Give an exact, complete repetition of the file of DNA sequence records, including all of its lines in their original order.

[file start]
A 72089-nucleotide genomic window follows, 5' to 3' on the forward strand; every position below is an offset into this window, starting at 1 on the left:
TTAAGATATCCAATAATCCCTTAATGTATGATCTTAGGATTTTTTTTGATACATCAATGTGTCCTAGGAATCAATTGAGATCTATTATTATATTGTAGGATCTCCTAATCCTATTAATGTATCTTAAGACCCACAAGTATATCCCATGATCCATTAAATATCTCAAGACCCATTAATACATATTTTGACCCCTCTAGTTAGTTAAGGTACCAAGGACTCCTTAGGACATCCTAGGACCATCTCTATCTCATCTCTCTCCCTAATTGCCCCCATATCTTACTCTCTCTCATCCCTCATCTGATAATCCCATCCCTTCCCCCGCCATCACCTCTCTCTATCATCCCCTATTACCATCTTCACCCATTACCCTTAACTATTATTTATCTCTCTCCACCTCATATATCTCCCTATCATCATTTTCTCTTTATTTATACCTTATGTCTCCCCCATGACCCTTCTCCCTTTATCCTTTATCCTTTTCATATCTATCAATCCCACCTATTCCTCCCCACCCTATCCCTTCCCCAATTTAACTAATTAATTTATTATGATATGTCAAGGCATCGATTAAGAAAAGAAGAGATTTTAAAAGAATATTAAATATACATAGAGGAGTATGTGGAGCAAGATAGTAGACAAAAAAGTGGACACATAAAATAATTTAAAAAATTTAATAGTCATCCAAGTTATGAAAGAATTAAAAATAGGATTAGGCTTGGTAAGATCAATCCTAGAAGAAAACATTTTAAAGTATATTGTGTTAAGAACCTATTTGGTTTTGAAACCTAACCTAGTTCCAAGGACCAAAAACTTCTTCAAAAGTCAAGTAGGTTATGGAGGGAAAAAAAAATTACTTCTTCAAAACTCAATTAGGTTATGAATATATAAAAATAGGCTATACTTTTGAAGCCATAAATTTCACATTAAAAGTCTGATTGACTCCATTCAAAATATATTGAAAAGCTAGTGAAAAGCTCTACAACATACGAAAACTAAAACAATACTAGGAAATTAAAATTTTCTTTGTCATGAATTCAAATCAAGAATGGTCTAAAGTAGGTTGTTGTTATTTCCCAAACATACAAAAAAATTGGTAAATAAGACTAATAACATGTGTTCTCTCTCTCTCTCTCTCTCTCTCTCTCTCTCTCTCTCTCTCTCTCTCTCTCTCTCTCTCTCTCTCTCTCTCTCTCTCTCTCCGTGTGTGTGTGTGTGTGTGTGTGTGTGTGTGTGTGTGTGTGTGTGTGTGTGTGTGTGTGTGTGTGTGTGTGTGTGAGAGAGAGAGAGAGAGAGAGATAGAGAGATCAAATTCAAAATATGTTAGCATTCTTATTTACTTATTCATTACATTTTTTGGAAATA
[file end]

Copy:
A 72089-nucleotide genomic window follows, 5' to 3' on the forward strand; every position below is an offset into this window, starting at 1 on the left:
TTAAGATATCCAATAATCCCTTAATGTATGATCTTAGGATTTTTTTTGATACATCAATGTGTCCTAGGAATCAATTGAGATCTATTATTATATTGTAGGATCTCCTAATCCTATTAATGTATCTTAAGACCCACAAGTATATCCCATGATCCATTAAATATCTCAAGACCCATTAATACATATTTTGACCCCTCTAGTTAGTTAAGGTACCAAGGACTCCTTAGGACATCCTAGGACCATCTCTATCTCATCTCTCTCCCTAATTGCCCCCATATCTTACTCTCTCTCATCCCTCATCTGATAATCCCATCCCTTCCCCCGCCATCACCTCTCTCTATCATCCCCTATTACCATCTTCACCCATTACCCTTAACTATTATTTATCTCTCTCCACCTCATATATCTCCCTATCATCATTTTCTCTTTATTTATACCTTATGTCTCCCCCATGACCCTTCTCCCTTTATCCTTTATCCTTTTCATATCTATCAATCCCACCTATTCCTCCCCACCCTATCCCTTCCCCAATTTAACTAATTAATTTATTATGATATGTCAAGGCATCGATTAAGAAAAGAAGAGATTTTAAAAGAATATTAAATATACATAGAGGAGTATGTGGAGCAAGATAGTAGACAAAAAAGTGGACACATAAAATAATTTAAAAAATTTAATAGTCATCCAAGTTATGAAAGAATTAAAAATAGGATTAGGCTTGGTAAGATCAATCCTAGAAGAAAACATTTTAAAGTATATTGTGTTAAGAACCTATTTGGTTTTGAAACCTAACCTAGTTCCAAGGACCAAAAACTTCTTCAAAAGTCAAGTAGGTTATGGAGGGAAAAAAAAATTACTTCTTCAAAACTCAATTAGGTTATGAATATATAAAAATAGGCTATACTTTTGAAGCCATAAATTTCACATTAAAAGTCTGATTGACTCCATTCAAAATATATTGAAAAGCTAGTGAAAAGCTCTACAACATACGAAAACTAAAACAATACTAGGAAATTAAAATTTTCTTTGTCATGAATTCAAATCAAGAATGGTCTAAAGTAGGTTGTTGTTATTTCCCAAACATACAAAAAAATTGGTAAATAAGACTAATAACATGTGTTCTCTCTCTCTCTCTCTCTCTCTCTCTCTCTCTCTCTCTCTCTCTCTCTCTCTCTCTCTCTCTCTCTCTCTCTCTCTCTCTCCGTGTGTGTGTGTGTGTGTGTGTGTGTGTGTGTGTGTGTGTGTGTGTGTGTGTGTGTGTGTGTGTGTGTGTGTGTGAGAGAGAGAGAGAGAGAGAGATAGAGAGATCAAATTCAAAATATGTTAGCATTCTTATTTACTTATTCATTACATTTTTTGGAAATA